Rupert Croft-Cooke on Wine

From The Life for Me by Rupert Croft-Cooke (London, 1953), pp. 93-94:

Having presumed to use the phrase ‘a civilized way of living’ as my ambition in setting up house in the country and planning existence here, I should perhaps have come sooner to the vital subject of wine; for without wine, I am convinced, there would be for occidental men no civilized living and eventually no civilization.  Wine is the very life-blood of our culture and has been since the darkest ages.  It is wholly good and almost supernaturally healthy.  Of all our benefits is most certainly God’s kindest gift, with God’s smile in it, a little parental present with no conditions attached, no retribution, no reserve.  It was not chance which made the First Miracle the turning of water into wine, and wine of a particularly heady quality, as we are authoritatively told.  Moreover, the greatness of our race has declined as we have drunk less of it, just as it rose with its increase, and this is no coincidence.
To those who rule us, and to those were done so the past thirty-five years, it has been an Import, a frivolous luxury to which a few rich men indulge, which may be taxed with impunity or barred rigorously from entrance to the country if that helps some artificial balance of trade.  It has become considered by successive Budget-makers the most superfluous of extravagances, a foreign fal-de-lal about which reactionaries like Chesterton and Belloc had a bee in their bonnets, a liquid of less consequence than eud-de-Cologne because instead of being sold by that earnest and useful chap the chemist it is retailed by out-moded and unpatriotic tradesmen called wine-merchants.  Necessary?  Perhaps ‘medicinal’ wines, as prescribed by the less conscientious doctors operating beyond the National Health Act might at times be thought necessary to patients who were prepared to pay for them privately, but wines, as such, are politically rated as the very antithesis of necessity, and no man with a social conscience, we are told, should want to purchase them.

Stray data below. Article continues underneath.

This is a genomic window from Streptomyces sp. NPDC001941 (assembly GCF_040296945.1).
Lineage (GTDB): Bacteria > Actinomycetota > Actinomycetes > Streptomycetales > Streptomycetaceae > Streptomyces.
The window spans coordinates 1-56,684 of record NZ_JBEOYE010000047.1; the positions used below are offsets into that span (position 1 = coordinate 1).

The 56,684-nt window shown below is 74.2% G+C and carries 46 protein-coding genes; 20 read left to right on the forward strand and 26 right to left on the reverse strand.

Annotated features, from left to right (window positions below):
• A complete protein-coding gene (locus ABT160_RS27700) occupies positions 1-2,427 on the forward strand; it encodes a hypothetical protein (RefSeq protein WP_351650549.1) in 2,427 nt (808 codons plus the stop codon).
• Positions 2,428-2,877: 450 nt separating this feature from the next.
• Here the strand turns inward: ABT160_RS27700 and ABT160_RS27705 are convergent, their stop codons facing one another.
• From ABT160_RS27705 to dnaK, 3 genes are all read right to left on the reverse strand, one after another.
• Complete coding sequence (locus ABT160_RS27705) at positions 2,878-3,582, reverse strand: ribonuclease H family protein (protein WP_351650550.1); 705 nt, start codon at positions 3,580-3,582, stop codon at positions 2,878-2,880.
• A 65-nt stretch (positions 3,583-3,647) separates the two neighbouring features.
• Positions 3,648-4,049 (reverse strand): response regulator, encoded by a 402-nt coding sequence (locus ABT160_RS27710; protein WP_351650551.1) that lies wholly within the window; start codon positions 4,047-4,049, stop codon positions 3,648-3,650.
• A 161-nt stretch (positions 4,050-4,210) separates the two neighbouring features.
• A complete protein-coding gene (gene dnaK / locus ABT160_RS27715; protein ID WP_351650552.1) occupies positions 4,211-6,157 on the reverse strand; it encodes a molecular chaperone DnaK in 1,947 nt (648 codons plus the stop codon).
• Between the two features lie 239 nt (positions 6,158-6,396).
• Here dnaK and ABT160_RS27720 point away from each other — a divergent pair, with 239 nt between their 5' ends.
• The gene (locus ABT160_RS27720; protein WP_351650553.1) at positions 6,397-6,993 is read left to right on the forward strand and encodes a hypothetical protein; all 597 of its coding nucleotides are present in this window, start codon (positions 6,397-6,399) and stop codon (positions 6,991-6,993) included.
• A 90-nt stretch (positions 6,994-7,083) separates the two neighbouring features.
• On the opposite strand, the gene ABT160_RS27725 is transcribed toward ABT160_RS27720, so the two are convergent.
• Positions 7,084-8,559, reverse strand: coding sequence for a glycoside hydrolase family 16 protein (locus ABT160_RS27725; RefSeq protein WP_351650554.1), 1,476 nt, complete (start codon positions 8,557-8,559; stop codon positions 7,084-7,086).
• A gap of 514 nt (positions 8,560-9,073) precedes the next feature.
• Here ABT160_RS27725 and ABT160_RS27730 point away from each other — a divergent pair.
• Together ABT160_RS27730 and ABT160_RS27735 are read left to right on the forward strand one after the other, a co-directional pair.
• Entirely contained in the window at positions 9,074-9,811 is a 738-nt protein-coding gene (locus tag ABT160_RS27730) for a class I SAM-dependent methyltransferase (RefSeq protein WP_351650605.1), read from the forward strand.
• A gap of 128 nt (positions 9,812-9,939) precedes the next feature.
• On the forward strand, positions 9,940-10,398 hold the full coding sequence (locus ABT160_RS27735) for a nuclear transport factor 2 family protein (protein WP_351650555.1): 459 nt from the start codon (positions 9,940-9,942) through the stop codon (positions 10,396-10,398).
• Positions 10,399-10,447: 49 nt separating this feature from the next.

Wine drinking except in the home and restaurant has been reduced to such an unhappy nadir in this country that a modern publican, asked what wines he has, will say promptly ‘Port or Sherry’, and offer you a thimbleful of a sweet cochineal-coloured chemical or a microscopic measure of a brown beverage which the Spanish call vino dulce and sell at a farthing a glass to any strong man who can stomach its liverish acerbity.  For these you will be charged two shillings a time.  I never see in fading letters on old inns the word[s] ‘Wines and Spirits’[,] or ‘Finest Quality Wines’, without regret for the days, not more than four decades back, when such advertisements spoke truth.  I remember in defence of Victorian England that a poor man might drink wine then, as Dickens shows us, while no prosperous household was without its cellar.  In promoting its restoration in the only ways we can, by drinking wine and offering it to our friends, by studying a little of the vast lore which has come to surround it in the seventy centuries or more of its existence, by encouraging those who speak for it, we are carrying out a conspicuous moral obligation.
So even if I have to sell a picture or write an unwelcome article, or keep one or two opulent creditors waiting in order to achieve it, I shall manage to have a few bottles of wine in hand, to choose them with care, to drink them with pleasure.

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From Sherry by Rupert Croft-Cooke (London, 1955), p. 16:

[U]ntil some barbarian realizes that only by destroying wine can he destroy civilization we shall continue to drink Sherry.